A lot of people come to Hyde Park, after having read Devil in the City, looking for monuments of the World Fair of 1893. I didn’t know this but then today we went to hang out with The Lady, or The Republic as it was called, and met people walking around with the book in hand looking for monuments. Pretty cool! I say. I am thinking about putting up an annotated guide to the HP parts for those googling. Like, people should know about the Oriental Institute.
- Jonathan Dresner forwarded English, the Indian Way with a note joking that I was at “the forefront of linguistic creativity, teaching us the words we need to know….”. Now that the responsibility is on me, allow me to give you the words that will get integrated in the OED come 2008: Panga; Phada; Poond; Supari; Lafra and others [link via Pak Positive].
- In the Guardian, Nicholas Lezard reviews Michael Quinion’s Port Out, Starboard Home and Other Language Myths – a book of etymologies. I am so buying it.
- Richard Holmes’ Sahib: The British Soldier in India gets reviewed by Will Cohu in The Telegraph. “Officers found distraction in tiger hunting and pig-sticking; most soldiers stuck to the traditional pastimes of drinking and whoring. In 1833, the 710 men of HM’s 26th Foot consumed 5,320 gallons of arrack, 209 of brandy, 249 of gin and more than 500 of beer. By 1899, 361 of every 1,000 men admitted to hospital were suffering from venereal disease”.
- Fiction, four years after: Benjamin Kunkel in NYT, Dangerous Characters, has a long review essay about terrorists in American fiction of the ages. James Parker in Boston Globe, Anarchy in the UK, looks at fiction from the across the pond. Joseph Conrad looms large in both.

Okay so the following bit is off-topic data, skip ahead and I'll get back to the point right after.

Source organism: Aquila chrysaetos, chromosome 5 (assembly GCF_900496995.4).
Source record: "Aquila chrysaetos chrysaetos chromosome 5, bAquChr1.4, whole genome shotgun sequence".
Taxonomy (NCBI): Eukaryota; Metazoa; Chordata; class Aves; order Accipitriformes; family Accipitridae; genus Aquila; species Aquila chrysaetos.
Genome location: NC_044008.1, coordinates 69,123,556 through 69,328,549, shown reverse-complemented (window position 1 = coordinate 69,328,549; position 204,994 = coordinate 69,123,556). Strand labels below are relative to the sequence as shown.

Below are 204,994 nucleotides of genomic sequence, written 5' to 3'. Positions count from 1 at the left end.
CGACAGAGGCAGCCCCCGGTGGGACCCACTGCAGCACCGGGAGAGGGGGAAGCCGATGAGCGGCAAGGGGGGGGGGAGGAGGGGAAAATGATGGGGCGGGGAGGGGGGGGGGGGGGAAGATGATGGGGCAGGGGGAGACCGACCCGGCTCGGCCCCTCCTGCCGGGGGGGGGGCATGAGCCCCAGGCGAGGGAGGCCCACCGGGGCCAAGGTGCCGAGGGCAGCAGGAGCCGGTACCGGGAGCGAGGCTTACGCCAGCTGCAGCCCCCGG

- Please adjust your doomsday clocks accordingly.
- Click here to learn about Judge Roberts.
- On this particular day, I draw your attention to Mary Ann Weaver’s Lost at Tora Bora. Weaver has written a book or two on Pakistan and in this piece, she seems to want to point some fingers….
- I really have, absolutely, no idea what to say about this: There are only two things to be understood about cricket. First, that it is the language of love. Men who are drawn to this game, who understand its linguistic ironies and subtleties of play, who take the time to teach you about technique rather than physique, who enjoy the commitment of a Test, of taking things slow, over days, weeks, sometimes months or years, will be passionate and skilful lovers.
- update: phdcs calls attention to Buckley’s England are onto a Shaw Thing. During the summer of 2005, from swish pubs in the Kings Road to my local hardware shop in Harleston, south Norfolk, the conversation has been about cricket. And the weather. Specifically, the effect the weather will have on the cricket. For one glorious summer there has been a cricket narrative sweeping the nation.